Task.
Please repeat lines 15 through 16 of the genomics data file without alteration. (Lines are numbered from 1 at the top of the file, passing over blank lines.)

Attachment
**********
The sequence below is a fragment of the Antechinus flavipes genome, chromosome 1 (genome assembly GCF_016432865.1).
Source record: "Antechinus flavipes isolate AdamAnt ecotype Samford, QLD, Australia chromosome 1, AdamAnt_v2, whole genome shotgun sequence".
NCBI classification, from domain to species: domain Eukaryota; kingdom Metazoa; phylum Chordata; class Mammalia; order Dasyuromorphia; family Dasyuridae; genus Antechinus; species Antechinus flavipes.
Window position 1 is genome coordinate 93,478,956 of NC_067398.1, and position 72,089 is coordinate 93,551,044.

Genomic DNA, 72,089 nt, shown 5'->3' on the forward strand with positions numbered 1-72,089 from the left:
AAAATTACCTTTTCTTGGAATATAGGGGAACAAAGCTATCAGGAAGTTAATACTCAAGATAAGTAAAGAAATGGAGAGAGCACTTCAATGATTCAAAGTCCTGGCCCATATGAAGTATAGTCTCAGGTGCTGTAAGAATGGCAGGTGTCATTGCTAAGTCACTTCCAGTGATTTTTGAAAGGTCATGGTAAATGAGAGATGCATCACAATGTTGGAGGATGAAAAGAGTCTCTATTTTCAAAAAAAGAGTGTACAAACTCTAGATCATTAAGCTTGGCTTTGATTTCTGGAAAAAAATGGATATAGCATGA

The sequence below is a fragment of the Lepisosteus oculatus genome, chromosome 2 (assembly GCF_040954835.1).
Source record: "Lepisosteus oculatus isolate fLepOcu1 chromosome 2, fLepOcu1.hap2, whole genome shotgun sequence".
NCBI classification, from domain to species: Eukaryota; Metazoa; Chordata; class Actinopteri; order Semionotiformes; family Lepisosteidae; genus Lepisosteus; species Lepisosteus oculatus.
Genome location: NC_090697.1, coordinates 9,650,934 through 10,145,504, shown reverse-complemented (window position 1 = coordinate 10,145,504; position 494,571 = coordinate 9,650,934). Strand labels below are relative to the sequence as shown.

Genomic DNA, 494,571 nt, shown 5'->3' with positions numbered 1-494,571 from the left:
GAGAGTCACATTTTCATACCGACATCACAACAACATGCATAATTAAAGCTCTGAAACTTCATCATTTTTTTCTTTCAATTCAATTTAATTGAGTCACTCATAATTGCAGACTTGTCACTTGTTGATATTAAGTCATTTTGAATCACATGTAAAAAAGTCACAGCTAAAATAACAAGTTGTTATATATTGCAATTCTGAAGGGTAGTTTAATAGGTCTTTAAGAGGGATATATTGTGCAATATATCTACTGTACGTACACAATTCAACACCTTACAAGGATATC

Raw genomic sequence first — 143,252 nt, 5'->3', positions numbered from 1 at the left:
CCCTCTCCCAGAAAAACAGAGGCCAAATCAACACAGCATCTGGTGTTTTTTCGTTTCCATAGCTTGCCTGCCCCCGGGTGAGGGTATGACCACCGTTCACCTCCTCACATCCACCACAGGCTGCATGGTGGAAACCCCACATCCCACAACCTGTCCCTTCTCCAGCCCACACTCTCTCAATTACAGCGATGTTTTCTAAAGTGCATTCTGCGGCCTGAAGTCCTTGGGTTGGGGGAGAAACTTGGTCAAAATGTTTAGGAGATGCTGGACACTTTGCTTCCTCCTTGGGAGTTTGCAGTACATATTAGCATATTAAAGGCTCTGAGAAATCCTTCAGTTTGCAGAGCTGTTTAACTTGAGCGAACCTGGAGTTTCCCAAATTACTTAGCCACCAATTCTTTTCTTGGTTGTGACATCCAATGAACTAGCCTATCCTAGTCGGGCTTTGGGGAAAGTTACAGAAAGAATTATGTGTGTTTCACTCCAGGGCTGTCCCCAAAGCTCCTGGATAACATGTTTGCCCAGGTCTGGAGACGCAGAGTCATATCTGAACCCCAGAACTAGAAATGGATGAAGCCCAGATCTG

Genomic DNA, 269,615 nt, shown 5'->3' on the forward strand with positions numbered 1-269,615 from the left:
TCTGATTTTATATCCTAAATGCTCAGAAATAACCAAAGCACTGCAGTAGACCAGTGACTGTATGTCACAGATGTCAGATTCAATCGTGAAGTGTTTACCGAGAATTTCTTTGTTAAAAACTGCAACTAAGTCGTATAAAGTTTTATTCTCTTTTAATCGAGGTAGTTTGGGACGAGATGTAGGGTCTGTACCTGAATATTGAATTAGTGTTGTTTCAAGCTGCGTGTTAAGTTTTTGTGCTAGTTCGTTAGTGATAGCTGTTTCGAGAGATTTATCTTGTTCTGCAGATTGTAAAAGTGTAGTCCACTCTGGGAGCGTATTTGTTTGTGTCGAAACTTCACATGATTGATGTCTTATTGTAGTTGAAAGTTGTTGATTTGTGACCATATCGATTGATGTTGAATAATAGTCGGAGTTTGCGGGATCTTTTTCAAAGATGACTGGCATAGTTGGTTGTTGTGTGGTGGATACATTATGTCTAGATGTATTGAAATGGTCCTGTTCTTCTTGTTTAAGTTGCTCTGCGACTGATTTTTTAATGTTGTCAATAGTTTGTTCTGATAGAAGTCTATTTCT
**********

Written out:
Genomic DNA, 269,615 nt, shown 5'->3' on the forward strand with positions numbered 1-269,615 from the left:
TCTGATTTTATATCCTAAATGCTCAGAAATAACCAAAGCACTGCAGTAGACCAGTGACTGTATGTCACAGATGTCAGATTCAATCGTGAAGTGTTTACCGAGAATTTCTTTGTTAAAAACTGCAACTAAGTCGTATAAAGTTTTATTCTCTTTTAATCGAGGTAGTTTGGGACGAGATGTAGGGTCTGTACCTGAATATTGAATTAGTGTTGTTTCAAGCTGCGTGTTAAGTTTTTGTGCTAGTTCGTTAGTGATAGCTGTTTCGAGAGATTTATCTTGTTCTGCAGATTGTAAAAGTGTAGTCCACTCTGGGAGCGTATTTGTTTGTGTCGAAACTTCACATGATTGATGTCTTATTGTAGTTGAAAGTTGTTGATTTGTGACCATATCGATTGATGTTGAATAATAGTCGGAGTTTGCGGGATCTTTTTCAAAGATGACTGGCATAGTTGGTTGTTGTGTGGTGGATACATTATGTCTAGATGTATTGAAATGGTCCTGTTCTTCTTGTTTAAGTTGCTCTGCGACTGATTTTTTAATGTTGTCAATAGTTTGTTCTGATAGAAGTCTATTTCT